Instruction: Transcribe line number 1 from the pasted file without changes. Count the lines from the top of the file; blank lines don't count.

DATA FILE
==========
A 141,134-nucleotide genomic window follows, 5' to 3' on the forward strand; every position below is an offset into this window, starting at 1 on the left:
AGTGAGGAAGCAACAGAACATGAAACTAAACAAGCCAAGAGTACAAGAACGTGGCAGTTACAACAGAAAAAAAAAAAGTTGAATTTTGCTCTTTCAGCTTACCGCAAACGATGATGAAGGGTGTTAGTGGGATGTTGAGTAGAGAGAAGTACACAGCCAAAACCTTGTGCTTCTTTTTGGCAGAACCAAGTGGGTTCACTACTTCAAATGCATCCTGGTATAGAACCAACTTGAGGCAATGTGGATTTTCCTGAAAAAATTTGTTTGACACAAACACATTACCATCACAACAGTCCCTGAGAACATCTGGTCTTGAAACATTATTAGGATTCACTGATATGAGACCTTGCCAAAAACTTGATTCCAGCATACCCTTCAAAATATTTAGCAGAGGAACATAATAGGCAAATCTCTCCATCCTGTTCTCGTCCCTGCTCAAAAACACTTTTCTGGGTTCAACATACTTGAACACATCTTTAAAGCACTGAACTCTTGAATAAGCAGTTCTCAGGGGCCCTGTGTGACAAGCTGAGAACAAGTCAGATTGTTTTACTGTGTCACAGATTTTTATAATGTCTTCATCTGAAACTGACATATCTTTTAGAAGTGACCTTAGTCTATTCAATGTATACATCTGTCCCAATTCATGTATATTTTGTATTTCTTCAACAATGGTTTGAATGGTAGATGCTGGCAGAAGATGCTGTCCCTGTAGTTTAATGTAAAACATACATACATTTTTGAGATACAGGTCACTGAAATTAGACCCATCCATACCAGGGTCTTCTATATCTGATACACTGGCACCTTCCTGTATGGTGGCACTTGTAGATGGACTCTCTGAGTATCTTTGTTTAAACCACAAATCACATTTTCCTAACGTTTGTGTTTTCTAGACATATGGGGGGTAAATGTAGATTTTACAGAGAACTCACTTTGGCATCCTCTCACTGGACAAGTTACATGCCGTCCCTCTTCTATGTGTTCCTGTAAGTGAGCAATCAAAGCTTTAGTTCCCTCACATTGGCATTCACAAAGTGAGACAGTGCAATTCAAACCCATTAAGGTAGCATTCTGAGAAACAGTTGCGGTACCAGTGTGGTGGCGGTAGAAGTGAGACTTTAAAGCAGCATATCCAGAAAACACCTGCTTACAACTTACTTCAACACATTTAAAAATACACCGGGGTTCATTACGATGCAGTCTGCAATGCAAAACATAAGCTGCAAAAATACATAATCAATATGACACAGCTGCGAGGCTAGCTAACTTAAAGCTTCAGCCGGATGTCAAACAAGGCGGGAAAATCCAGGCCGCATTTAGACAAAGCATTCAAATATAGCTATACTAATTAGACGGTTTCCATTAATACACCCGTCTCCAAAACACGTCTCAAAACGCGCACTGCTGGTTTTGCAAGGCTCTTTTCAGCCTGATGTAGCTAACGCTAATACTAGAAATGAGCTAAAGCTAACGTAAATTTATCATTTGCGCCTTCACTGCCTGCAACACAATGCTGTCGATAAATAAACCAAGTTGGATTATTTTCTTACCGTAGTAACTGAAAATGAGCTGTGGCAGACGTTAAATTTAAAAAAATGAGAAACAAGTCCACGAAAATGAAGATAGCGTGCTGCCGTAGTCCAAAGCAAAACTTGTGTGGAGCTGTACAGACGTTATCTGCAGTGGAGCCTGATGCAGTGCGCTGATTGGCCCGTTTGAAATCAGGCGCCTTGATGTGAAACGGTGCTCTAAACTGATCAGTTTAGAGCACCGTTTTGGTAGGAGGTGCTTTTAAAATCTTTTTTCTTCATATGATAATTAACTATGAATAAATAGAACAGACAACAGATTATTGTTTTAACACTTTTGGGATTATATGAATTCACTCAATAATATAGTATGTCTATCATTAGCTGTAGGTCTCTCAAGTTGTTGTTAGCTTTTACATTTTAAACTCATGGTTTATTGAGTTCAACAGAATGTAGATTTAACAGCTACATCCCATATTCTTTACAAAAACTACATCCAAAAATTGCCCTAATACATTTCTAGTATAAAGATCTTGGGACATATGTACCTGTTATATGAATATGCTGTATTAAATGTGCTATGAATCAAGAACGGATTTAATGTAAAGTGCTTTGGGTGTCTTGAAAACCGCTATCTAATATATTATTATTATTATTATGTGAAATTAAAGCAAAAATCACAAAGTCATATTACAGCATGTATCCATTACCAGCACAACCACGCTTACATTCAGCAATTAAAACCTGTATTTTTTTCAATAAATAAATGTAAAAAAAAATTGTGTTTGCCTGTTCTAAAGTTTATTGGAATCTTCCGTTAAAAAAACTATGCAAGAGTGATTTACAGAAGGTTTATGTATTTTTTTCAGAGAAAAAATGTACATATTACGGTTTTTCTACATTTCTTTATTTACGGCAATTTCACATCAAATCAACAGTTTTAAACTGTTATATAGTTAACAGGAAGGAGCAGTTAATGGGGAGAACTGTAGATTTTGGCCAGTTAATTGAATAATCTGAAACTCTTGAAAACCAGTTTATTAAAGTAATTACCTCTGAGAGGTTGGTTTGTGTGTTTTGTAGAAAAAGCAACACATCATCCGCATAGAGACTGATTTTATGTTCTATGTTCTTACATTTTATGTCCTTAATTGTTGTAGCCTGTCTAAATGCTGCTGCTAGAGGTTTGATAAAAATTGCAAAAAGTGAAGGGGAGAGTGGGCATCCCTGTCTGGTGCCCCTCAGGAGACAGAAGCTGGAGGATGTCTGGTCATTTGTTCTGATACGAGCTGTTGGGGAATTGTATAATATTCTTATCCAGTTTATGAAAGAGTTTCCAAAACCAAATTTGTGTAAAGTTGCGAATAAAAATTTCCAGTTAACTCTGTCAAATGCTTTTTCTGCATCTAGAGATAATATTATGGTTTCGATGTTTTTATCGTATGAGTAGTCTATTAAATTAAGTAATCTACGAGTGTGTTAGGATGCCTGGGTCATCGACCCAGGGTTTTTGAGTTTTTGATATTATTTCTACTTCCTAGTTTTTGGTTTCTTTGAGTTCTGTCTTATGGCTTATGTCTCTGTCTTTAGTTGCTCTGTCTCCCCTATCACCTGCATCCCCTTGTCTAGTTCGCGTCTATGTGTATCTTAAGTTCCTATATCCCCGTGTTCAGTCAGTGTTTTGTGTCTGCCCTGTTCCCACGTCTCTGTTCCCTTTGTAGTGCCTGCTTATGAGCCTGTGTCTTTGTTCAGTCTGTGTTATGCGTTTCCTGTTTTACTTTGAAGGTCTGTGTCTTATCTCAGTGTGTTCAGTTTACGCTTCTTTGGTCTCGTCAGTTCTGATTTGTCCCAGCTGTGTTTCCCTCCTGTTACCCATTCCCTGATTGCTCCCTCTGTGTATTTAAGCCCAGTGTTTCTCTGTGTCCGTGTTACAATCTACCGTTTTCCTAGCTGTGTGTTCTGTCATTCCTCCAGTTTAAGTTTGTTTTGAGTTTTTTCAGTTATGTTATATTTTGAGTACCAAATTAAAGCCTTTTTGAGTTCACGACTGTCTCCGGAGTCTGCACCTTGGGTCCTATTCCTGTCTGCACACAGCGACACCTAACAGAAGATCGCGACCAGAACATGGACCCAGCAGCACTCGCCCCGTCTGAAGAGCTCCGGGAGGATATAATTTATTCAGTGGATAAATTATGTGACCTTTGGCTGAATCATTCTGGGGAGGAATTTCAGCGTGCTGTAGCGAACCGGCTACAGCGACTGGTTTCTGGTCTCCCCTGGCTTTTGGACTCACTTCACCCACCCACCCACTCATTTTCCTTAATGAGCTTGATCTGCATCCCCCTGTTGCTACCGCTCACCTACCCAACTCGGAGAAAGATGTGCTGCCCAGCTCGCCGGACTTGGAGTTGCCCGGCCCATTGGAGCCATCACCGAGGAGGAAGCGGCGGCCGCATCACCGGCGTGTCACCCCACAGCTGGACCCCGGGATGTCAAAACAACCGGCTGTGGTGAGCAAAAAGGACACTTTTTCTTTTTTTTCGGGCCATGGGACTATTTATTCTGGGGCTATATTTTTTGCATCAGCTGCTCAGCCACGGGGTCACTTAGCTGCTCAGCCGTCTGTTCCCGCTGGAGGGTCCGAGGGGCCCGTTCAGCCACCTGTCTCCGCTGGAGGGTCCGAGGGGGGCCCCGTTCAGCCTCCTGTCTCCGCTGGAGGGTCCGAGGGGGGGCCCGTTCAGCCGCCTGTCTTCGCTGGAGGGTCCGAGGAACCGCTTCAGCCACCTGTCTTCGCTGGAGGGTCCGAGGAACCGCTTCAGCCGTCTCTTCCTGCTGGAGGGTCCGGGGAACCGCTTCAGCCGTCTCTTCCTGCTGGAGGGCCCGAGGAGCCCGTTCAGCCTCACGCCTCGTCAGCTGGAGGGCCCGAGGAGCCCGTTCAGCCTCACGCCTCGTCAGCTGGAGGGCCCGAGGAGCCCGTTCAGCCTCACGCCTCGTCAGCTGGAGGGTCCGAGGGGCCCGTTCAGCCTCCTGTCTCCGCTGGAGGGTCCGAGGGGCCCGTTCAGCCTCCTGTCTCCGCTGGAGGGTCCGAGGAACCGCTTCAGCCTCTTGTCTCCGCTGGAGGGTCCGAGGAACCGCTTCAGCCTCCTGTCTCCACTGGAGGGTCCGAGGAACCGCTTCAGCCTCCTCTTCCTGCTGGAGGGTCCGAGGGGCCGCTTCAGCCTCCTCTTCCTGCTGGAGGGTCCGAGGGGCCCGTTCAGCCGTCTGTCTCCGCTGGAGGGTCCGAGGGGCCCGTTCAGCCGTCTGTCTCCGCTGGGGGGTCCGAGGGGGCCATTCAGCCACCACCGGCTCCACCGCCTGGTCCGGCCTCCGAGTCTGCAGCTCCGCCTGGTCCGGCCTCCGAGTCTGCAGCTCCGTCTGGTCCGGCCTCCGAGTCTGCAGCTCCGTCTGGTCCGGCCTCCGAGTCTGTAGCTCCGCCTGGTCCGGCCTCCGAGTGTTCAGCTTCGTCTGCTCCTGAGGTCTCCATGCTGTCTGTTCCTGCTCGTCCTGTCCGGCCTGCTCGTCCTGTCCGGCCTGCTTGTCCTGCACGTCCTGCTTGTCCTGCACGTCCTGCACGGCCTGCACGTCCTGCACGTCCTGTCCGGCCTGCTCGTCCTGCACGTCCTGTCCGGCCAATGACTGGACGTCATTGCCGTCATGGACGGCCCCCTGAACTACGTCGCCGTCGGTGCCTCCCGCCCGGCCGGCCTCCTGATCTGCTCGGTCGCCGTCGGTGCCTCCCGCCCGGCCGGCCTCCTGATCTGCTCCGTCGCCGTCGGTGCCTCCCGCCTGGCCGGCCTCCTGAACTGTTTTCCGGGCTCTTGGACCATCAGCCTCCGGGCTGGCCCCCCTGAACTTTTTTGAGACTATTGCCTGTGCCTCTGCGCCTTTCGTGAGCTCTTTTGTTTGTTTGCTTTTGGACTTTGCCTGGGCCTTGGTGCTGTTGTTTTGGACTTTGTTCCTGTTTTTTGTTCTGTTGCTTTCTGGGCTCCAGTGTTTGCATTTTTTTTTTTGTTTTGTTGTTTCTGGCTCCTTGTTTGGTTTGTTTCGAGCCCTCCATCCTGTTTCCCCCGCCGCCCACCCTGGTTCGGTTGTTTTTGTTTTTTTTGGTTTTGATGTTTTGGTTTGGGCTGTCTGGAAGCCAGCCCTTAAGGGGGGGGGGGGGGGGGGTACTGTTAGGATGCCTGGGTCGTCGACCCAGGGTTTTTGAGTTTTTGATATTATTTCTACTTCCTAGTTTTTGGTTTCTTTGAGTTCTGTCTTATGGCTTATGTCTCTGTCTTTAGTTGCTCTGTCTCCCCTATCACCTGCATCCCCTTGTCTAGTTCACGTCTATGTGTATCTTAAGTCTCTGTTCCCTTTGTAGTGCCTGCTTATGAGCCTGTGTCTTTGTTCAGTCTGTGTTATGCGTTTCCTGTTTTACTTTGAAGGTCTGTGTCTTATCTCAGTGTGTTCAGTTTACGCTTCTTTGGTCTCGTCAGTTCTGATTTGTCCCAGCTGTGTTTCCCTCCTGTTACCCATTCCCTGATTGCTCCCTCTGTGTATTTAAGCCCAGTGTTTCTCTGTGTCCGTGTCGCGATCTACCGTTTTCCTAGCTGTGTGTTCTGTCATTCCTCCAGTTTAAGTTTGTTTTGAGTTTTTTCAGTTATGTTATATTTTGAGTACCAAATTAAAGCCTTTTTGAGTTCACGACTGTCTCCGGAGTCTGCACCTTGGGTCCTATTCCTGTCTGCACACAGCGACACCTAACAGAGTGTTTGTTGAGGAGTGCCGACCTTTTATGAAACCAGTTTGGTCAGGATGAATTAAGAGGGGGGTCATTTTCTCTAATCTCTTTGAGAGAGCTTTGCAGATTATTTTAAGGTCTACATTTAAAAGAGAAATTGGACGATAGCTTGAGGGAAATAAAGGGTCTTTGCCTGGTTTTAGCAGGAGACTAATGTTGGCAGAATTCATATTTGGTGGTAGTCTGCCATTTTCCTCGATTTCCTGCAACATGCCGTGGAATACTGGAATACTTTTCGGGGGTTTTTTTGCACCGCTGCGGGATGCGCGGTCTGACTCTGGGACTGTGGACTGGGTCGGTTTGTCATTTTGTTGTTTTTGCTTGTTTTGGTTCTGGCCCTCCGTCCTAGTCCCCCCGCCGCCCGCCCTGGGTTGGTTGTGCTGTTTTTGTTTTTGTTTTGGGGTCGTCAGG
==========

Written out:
A 141,134-nucleotide genomic window follows, 5' to 3' on the forward strand; every position below is an offset into this window, starting at 1 on the left: